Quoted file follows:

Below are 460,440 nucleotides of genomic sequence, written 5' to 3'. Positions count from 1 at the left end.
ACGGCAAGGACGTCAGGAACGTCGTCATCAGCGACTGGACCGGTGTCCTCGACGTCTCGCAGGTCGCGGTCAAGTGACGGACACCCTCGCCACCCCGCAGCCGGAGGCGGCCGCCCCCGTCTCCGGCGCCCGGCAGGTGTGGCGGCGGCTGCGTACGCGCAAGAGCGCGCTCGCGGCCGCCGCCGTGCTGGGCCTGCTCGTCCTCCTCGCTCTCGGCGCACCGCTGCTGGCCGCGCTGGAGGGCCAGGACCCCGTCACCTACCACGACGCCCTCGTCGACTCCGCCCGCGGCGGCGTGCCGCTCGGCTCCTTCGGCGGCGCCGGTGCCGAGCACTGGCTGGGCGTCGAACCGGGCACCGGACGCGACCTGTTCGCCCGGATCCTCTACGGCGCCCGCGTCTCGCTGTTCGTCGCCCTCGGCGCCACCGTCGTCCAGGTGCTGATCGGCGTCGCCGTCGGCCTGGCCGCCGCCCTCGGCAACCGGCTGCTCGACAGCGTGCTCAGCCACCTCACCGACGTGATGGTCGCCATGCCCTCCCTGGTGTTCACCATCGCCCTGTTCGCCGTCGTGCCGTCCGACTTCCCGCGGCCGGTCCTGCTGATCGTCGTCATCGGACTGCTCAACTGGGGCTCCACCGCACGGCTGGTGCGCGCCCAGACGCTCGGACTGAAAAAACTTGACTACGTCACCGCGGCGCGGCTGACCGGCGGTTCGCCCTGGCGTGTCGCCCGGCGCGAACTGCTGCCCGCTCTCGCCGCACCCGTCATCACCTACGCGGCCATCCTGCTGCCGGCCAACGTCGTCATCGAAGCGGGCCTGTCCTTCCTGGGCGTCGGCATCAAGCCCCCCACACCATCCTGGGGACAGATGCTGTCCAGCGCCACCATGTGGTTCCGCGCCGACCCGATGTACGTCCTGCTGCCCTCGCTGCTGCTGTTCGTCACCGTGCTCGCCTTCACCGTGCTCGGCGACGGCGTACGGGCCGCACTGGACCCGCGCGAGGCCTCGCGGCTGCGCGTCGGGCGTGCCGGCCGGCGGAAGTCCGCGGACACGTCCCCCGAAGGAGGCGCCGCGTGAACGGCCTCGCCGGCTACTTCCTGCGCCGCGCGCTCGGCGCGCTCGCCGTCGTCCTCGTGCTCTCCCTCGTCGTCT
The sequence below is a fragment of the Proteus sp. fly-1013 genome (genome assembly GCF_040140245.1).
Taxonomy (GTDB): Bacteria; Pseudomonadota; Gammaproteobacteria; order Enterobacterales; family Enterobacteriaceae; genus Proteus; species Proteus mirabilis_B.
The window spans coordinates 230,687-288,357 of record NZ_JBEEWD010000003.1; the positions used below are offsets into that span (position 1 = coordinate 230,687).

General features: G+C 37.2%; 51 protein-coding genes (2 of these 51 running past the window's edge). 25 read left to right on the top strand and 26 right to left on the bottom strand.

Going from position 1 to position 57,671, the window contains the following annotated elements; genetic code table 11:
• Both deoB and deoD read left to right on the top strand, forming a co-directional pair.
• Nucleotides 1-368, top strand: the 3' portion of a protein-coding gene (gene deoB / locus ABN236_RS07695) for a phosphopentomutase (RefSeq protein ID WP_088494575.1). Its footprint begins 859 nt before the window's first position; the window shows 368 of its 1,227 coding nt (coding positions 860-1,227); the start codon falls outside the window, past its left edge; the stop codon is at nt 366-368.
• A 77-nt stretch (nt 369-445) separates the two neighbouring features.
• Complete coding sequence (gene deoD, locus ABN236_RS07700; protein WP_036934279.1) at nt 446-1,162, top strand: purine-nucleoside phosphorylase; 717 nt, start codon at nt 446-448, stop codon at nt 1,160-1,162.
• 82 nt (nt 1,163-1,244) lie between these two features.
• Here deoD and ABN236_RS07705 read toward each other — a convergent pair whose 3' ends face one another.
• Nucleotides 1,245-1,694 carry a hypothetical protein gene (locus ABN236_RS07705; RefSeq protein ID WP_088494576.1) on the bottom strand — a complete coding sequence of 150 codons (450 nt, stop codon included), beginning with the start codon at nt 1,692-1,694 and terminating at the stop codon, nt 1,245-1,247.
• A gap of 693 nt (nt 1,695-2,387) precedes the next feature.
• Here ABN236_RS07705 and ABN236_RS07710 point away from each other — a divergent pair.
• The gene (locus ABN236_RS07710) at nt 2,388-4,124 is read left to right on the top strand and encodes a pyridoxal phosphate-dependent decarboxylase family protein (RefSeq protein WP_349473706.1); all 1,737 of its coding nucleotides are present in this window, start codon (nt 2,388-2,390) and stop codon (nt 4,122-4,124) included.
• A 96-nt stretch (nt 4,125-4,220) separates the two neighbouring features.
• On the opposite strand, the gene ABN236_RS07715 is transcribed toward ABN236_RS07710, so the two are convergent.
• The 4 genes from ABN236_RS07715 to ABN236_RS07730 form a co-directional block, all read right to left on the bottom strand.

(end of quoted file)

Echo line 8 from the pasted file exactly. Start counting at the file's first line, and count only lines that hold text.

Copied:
• Both deoB and deoD read left to right on the top strand, forming a co-directional pair.